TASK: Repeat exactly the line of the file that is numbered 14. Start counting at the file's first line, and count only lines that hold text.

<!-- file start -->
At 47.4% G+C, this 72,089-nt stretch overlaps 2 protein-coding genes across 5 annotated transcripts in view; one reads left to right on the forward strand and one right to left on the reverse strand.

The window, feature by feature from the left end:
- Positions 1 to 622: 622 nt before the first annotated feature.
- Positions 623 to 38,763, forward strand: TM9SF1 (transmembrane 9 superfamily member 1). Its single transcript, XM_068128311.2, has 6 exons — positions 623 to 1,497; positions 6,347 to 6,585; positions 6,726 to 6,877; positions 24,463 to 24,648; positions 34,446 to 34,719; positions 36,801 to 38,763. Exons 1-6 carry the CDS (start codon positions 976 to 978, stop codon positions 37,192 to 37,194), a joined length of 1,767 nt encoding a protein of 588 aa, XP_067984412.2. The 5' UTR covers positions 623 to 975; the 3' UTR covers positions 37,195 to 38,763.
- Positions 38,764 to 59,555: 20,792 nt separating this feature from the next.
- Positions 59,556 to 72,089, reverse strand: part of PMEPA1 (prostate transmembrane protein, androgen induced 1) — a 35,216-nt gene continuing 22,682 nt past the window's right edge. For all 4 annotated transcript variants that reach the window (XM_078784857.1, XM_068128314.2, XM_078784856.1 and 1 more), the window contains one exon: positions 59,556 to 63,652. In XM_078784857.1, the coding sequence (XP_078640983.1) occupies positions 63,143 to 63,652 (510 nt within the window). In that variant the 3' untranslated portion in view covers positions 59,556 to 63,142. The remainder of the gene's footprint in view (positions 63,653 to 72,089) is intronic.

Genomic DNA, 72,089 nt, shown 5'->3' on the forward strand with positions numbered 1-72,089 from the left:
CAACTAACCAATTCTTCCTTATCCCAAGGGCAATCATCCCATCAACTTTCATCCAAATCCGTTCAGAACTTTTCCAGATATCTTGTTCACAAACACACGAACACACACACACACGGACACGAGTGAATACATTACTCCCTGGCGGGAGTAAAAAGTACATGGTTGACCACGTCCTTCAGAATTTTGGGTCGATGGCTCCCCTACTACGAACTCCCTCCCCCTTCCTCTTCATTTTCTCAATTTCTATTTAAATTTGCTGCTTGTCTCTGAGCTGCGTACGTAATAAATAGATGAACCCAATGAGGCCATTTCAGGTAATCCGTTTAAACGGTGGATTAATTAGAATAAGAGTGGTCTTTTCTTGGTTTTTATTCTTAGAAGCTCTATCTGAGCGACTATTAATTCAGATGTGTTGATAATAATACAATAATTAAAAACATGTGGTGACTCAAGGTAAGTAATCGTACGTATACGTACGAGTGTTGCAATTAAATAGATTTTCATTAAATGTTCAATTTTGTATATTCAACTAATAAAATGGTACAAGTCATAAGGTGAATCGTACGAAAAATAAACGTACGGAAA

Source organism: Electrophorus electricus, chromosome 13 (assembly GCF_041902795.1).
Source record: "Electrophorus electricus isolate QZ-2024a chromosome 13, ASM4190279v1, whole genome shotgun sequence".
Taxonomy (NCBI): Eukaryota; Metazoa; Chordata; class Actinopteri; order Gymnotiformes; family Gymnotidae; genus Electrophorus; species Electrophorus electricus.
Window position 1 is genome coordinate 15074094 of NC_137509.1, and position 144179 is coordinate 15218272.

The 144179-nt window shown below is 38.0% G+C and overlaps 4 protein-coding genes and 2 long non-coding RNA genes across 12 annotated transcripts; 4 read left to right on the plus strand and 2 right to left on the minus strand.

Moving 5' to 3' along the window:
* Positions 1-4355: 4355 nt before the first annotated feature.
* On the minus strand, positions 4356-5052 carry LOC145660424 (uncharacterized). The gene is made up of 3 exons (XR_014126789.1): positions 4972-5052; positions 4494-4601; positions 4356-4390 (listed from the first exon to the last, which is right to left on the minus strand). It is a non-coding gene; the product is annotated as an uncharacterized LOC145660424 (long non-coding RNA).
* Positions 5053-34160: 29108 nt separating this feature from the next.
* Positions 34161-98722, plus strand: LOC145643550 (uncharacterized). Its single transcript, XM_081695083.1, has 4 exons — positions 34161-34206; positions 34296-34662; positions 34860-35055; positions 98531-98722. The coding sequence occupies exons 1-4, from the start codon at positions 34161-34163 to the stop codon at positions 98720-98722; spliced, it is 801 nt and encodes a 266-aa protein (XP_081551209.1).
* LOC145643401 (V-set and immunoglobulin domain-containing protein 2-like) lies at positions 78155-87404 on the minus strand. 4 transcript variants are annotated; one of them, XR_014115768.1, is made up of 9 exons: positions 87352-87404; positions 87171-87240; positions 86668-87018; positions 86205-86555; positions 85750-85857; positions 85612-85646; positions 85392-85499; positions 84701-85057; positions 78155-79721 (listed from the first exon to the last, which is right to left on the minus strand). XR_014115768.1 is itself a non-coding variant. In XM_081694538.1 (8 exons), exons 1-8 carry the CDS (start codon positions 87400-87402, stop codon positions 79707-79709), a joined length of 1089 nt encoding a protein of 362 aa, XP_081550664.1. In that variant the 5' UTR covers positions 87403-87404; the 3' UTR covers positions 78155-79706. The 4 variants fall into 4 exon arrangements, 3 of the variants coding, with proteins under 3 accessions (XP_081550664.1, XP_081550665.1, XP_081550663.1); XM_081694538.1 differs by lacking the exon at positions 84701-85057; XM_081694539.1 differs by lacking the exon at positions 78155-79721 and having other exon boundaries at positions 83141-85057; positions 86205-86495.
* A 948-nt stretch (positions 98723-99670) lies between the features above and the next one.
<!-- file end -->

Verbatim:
Moving 5' to 3' along the window: